The latest earnings results from Chipotle Mexican Grill (NYSE:CMG) confirm that the fast-casual restaurant company is the top growth story in the industry. Even in the face of rising food costs, Chipotle delivered one of its best quarters as a public company.
Shares of Chipotle surged more than 11% the day after the company's earnings announcement. However, shares are still attractive at current levels, as the company remains in a relatively early stage of growth.
Burritos aren't the only hot thing at Chipotle: The company's growth has been hot for a while now. However, this quarter was a particular standout.
The company's same-store sales growth for the quarter was among the highest ever reported by Chipotle since going public in 2006. Comparable sales increased 17.3% in the second quarter, driven primarily by an increase in foot traffic as well as an increase in the average check size. The average check increase was due partially to the nationwide menu increase Chipotle completed by the end of the quarter.
The company also opened 45 new store locations in the quarter and 89 year to date. As a result, in the second quarter, revenue increased an impressive 28.6% on a year-over-year basis. Diluted earnings per share also increased 24.1% on a year-over-year basis.
Chipotle's reported revenue of $1.05 billion and diluted earnings per share of $3.50 both represented significant beats. On average, analysts expected the company to post revenue of $990 million and diluted EPS of $3.09.
All of this growth was achieved in an atmosphere that has proven to be challenging. The company's food costs have been rising and the restaurant level operating margin has been declining, mainly due to the steadily increasing price of beef, avocados, and dairy in addition to aggressive marketing.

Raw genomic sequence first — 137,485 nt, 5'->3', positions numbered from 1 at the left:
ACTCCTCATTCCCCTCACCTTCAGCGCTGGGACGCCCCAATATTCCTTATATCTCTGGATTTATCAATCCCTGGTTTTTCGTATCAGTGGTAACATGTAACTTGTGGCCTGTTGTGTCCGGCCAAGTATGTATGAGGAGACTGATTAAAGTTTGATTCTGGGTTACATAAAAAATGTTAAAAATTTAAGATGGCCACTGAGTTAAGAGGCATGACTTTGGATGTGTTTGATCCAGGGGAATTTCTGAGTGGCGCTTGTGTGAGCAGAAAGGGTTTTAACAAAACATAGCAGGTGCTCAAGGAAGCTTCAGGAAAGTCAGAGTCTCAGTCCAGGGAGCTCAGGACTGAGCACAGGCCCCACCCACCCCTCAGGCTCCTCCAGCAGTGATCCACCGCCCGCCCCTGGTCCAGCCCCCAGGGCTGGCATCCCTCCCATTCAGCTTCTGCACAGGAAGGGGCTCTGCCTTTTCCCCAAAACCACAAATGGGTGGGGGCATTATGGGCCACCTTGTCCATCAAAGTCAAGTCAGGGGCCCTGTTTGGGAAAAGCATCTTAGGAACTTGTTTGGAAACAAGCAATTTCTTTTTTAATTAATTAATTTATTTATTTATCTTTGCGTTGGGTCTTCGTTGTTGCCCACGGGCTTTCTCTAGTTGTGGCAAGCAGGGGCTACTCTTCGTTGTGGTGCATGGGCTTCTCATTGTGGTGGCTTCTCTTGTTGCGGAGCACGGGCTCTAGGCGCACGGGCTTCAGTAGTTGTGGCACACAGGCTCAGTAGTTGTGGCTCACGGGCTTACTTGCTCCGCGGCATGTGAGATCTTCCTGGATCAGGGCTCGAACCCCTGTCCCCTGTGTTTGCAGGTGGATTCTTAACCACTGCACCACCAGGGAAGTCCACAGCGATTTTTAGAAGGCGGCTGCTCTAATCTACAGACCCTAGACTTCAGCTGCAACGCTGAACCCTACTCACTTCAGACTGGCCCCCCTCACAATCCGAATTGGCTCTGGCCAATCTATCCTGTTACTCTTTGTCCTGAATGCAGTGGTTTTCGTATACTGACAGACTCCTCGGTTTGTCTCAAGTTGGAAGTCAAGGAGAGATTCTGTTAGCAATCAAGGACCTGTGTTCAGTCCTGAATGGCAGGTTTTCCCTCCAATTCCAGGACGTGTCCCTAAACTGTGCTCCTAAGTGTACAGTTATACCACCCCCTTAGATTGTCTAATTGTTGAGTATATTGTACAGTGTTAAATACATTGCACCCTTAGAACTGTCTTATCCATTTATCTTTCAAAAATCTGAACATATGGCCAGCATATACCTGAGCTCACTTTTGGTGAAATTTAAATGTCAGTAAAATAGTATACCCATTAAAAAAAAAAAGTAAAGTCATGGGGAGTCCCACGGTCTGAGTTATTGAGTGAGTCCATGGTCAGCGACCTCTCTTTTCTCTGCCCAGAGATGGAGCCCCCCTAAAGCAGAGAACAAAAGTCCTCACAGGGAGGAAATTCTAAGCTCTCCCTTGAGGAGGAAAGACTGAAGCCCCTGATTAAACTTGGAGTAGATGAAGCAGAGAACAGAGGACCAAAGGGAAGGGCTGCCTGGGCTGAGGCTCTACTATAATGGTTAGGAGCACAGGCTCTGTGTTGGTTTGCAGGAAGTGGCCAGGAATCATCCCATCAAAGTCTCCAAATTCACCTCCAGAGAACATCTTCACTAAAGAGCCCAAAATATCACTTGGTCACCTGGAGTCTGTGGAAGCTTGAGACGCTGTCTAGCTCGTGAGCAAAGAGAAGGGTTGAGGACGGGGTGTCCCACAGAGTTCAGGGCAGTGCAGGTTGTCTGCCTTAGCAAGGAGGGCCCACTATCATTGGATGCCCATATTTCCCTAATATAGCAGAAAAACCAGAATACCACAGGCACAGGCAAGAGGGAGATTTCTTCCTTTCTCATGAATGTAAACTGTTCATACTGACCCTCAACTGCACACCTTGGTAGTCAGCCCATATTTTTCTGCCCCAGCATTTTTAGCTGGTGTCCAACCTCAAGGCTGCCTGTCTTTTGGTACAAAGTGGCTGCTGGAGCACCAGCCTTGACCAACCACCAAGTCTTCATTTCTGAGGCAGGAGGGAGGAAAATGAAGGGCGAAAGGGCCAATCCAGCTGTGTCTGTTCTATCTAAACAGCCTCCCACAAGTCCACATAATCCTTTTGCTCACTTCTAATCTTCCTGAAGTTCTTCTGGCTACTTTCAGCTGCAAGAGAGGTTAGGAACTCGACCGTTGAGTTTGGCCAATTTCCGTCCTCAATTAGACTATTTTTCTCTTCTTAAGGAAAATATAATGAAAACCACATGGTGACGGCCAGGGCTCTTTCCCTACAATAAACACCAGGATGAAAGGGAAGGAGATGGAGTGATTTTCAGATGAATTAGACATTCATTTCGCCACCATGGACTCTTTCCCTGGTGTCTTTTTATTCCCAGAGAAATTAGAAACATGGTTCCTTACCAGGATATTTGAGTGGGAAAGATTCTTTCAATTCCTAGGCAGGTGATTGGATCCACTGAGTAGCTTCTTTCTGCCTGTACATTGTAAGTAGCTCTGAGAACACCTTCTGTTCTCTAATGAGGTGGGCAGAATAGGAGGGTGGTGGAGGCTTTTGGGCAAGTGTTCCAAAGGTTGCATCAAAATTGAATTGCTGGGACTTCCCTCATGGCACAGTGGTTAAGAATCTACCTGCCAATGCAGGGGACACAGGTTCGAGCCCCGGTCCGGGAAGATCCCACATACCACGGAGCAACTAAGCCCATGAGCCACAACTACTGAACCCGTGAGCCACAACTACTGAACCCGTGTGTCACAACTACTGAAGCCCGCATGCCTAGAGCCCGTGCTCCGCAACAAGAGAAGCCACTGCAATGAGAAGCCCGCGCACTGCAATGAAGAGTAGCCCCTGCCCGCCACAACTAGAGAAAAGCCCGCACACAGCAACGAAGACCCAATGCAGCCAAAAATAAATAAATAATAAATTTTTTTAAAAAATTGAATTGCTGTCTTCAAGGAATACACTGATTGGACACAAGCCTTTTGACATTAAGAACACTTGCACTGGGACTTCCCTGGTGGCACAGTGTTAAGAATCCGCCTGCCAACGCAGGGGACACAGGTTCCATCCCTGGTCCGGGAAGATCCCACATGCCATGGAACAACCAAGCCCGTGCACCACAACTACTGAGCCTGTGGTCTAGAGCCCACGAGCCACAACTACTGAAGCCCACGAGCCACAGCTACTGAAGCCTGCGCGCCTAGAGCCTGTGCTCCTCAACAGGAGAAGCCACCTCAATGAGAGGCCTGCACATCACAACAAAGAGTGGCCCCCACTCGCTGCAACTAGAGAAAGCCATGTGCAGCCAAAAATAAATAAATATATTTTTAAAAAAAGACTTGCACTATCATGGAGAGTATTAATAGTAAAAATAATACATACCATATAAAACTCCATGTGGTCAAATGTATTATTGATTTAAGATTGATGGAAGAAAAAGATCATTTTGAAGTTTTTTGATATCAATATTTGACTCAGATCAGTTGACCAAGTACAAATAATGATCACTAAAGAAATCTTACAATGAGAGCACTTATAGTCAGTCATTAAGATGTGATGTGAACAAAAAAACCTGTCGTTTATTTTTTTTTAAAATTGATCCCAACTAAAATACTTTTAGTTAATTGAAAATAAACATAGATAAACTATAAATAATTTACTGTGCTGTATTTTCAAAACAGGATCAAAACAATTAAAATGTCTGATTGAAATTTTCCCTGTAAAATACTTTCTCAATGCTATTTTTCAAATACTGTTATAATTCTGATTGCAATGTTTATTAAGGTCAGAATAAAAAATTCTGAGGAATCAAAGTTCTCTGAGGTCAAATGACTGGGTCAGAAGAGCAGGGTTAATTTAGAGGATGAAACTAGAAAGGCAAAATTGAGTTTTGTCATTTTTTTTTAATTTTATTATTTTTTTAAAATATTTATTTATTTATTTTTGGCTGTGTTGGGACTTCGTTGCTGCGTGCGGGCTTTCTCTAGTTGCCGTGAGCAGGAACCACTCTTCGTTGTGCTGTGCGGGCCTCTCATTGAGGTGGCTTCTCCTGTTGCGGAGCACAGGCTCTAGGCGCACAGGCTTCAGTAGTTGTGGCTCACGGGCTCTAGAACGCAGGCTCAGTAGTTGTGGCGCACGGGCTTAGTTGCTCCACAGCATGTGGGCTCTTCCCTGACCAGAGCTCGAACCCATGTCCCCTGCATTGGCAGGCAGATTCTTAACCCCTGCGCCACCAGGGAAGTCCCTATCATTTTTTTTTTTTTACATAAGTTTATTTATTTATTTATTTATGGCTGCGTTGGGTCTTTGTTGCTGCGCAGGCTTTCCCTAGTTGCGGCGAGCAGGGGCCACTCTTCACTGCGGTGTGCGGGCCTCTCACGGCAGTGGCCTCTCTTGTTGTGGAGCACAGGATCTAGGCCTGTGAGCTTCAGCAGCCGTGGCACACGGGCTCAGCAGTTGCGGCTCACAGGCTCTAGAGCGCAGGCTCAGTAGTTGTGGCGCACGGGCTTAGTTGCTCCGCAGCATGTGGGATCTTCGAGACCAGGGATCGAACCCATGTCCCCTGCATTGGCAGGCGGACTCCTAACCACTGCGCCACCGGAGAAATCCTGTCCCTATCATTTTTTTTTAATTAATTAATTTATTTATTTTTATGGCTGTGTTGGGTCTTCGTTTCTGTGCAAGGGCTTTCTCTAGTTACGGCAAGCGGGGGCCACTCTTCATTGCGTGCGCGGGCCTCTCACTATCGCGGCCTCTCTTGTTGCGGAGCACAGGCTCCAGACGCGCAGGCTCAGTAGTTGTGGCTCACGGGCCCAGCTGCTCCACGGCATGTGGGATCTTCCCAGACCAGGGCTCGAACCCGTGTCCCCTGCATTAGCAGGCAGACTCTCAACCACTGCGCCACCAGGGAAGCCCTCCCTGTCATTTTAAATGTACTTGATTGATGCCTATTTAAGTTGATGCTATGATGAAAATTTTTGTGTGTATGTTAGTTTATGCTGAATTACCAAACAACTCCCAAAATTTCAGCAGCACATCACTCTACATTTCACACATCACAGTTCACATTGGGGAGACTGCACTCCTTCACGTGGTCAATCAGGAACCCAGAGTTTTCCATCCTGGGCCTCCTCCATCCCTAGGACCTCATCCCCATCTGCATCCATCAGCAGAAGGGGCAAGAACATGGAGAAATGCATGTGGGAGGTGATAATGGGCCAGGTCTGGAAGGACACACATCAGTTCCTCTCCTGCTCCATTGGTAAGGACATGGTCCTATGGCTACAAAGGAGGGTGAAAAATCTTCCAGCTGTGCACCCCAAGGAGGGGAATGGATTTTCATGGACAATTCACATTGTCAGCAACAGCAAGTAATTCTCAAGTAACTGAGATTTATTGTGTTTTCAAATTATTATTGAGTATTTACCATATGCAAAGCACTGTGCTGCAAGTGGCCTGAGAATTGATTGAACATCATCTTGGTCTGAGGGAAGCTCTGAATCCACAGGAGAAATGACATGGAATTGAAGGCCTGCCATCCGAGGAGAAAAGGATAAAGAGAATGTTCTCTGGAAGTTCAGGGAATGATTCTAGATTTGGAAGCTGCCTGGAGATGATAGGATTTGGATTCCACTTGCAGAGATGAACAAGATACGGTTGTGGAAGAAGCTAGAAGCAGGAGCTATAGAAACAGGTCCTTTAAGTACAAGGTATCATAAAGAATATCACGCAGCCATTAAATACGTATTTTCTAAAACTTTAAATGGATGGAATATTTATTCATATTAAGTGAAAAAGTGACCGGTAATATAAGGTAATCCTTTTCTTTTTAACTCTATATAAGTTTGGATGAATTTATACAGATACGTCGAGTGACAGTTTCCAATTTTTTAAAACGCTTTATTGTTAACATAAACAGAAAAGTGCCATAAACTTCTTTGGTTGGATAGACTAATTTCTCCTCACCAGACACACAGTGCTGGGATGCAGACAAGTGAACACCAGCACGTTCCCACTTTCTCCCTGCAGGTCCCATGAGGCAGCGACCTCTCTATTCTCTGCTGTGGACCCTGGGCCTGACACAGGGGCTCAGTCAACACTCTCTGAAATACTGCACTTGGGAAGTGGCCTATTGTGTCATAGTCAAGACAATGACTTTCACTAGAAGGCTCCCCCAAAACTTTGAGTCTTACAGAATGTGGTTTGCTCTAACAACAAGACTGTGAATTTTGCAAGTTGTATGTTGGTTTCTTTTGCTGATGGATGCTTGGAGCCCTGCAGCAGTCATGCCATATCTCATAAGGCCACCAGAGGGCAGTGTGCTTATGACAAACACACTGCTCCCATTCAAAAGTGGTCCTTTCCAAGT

The most impressive aspect of Chipotle's growth story is perhaps that it shows no signs of stopping any time soon, even though the company already has a rather large domestic presence.
As of June 30, Chipotle had 1,681 restaurant locations. The company plans to grow its restaurant count by a range of 180-195 net locations this year, which represents 11.3% growth at the low end and 12.2% growth at the high end.
Compared to competitor Panera Bread (NASDAQ:PNRA.DL), which had 1,800 locations as of April 1, Chipotle's growth is impressive. In Panera's first quarter earnings release, company management stated that it planned to open 115-125 net new bakery locations. This range represents only 6.5% growth at the low end and 7% growth at the high end.
Also, compared to Chipotle, Panera has struggled mightily to increase comparable sales growth. In the first quarter, Panera reported a meager 0.1% increase in company-owned same-store locations.
The larger and more important part of the Chipotle growth story is twofold: international expansion and growth via new brands. At the end of last quarter, the company only had 10 restaurant locations in Europe. There is no reason that the company's strong brand will not translate well abroad, and so Europe will likely remain a viable growth opportunity for Chipotle going forward.
However, the company's two new restaurant themes, ShopHouse and Pizzeria Locale, are only just getting started. With former Chipotle management teams at each, the new brands will take some of the pressure off of the company's Mexican-themed restaurants while at the same time increasing its consumer base and creating new streams of revenue.
Chipotle CFO Jack Hartung explained on the most recent conference call:
We continue to believe that the best use of our cash is to invest in our high returning restaurants, and we'll continue to develop additional growth options by planting seeds including ShopHouse, Pizzeria Locale, and Chipotle outside of the U.S. And we expect each of these proceeds will provide attractive value-enhancing growth investments in the future.
Despite already massive success and a skyrocketing share price, Chipotle remains the best growth investment in the restaurant industry. Investors have a tremendously strong growth story in the company's Mexican-themed brand but also now have exposure to other cuisines as a result of Chipotle's new brands, which reduces overall risk considerably.